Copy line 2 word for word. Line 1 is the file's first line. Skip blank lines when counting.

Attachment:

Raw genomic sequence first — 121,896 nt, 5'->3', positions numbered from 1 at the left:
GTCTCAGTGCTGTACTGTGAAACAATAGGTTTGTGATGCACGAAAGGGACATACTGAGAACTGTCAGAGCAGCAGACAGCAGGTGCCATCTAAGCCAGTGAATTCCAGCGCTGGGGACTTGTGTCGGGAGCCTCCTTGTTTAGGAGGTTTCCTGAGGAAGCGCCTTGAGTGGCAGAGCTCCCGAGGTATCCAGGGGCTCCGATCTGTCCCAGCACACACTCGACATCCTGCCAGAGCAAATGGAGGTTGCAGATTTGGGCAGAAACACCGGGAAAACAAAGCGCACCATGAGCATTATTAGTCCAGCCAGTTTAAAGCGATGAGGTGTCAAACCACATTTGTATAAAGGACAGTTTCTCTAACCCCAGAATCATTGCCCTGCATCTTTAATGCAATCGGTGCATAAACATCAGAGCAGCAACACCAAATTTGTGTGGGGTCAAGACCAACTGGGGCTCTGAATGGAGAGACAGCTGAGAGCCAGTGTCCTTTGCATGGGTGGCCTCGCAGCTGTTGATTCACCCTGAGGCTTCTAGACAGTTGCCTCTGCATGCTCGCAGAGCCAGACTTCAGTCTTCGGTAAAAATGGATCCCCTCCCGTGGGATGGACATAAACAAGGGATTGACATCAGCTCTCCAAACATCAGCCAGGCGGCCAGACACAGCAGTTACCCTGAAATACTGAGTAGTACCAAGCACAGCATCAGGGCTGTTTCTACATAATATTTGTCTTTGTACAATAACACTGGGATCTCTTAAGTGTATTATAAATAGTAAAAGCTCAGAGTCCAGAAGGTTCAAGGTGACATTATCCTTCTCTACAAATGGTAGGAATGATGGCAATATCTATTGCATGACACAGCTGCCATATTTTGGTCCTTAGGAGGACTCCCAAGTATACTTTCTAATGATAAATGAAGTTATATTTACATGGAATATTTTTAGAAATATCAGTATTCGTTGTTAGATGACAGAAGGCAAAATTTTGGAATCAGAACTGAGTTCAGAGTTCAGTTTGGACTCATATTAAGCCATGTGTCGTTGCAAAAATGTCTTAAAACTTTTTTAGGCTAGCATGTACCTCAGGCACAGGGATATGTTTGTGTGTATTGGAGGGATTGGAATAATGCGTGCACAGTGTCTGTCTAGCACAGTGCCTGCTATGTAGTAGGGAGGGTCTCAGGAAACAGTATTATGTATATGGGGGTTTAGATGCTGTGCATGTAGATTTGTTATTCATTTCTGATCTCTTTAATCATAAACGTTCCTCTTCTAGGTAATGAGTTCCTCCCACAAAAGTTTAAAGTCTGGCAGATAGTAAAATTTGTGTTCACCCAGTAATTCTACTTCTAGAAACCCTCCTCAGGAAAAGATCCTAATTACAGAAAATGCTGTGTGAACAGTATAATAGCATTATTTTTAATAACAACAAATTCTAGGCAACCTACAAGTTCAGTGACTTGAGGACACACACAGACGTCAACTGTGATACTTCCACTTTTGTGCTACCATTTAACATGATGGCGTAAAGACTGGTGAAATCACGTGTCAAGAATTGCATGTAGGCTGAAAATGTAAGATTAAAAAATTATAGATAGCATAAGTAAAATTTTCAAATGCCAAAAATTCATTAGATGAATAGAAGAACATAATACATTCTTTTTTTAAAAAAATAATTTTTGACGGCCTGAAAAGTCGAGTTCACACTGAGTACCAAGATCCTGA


GTCTCAGTGCTGTACTGTGAAACAATAGGTTTGTGATGCACGAAAGGGACATACTGAGAACTGTCAGAGCAGCAGACAGCAGGTGCCATCTAAGCCAGTGAATTCCAGCGCTGGGGACTTGTGTCGGGAGCCTCCTTGTTTAGGAGGTTTCCTGAGGAAGCGCCTTGAGTGGCAGAGCTCCCGAGGTATCCAGGGGCTCCGATCTGTCCCAGCACACACTCGACATCCTGCCAGAGCAAATGGAGGTTGCAGATTTGGGCAGAAACACCGGGAAAACAAAGCGCACCATGAGCATTATTAGTCCAGCCAGTTTAAAGCGATGAGGTGTCAAACCACATTTGTATAAAGGACAGTTTCTCTAACCCCAGAATCATTGCCCTGCATCTTTAATGCAATCGGTGCATAAACATCAGAGCAGCAACACCAAATTTGTGTGGGGTCAAGACCAACTGGGGCTCTGAATGGAGAGACAGCTGAGAGCCAGTGTCCTTTGCATGGGTGGCCTCGCAGCTGTTGATTCACCCTGAGGCTTCTAGACAGTTGCCTCTGCATGCTCGCAGAGCCAGACTTCAGTCTTCGGTAAAAATGGATCCCCTCCCGTGGGATGGACATAAACAAGGGATTGACATCAGCTCTCCAAACATCAGCCAGGCGGCCAGACACAGCAGTTACCCTGAAATACTGAGTAGTACCAAGCACAGCATCAGGGCTGTTTCTACATAATATTTGTCTTTGTACAATAACACTGGGATCTCTTAAGTGTATTATAAATAGTAAAAGCTCAGAGTCCAGAAGGTTCAAGGTGACATTATCCTTCTCTACAAATGGTAGGAATGATGGCAATATCTATTGCATGACACAGCTGCCATATTTTGGTCCTTAGGAGGACTCCCAAGTATACTTTCTAATGATAAATGAAGTTATATTTACATGGAATATTTTTAGAAATATCAGTATTCGTTGTTAGATGACAGAAGGCAAAATTTTGGAATCAGAACTGAGTTCAGAGTTCAGTTTGGACTCATATTAAGCCATGTGTCGTTGCAAAAATGTCTTAAAACTTTTTTAGGCTAGCATGTACCTCAGGCACAGGGATATGTTTGTGTGTATTGGAGGGATTGGAATAATGCGTGCACAGTGTCTGTCTAGCACAGTGCCTGCTATGTAGTAGGGAGGGTCTCAGGAAACAGTATTATGTATATGGGGGTTTAGATGCTGTGCATGTAGATTTGTTATTCATTTCTGATCTCTTTAATCATAAACGTTCCTCTTCTAGGTAATGAGTTCCTCCCACAAAAGTTTAAAGTCTGGCAGATAGTAAAATTTGTGTTCACCCAGTAATTCTACTTCTAGAAACCCTCCTCAGGAAAAGATCCTAATTACAGAAAATGCTGTGTGAACAGTATAATAGCATTATTTTTAATAACAACAAATTCTAGGCAACCTACAAGTTCAGTGACTTGAGGACACACACAGACGTCAACTGTGATACTTCCACTTTTGTGCTACCATTTAACATGATGGCGTAAAGACTGGTGAAATCACGTGTCAAGAATTGCATGTAGGCTGAAAATGTAAGATTAAAAAATTATAGATAGCATAAGTAAAATTTTCAAATGCCAAAAATTCATTAGATGAATAGAAGAACATAATACATTCTTTTTTTAAAAAAATAATTTTTGACGGCCTGAAAAGTCGAGTTCACACTGAGTACCAAGATCCTGA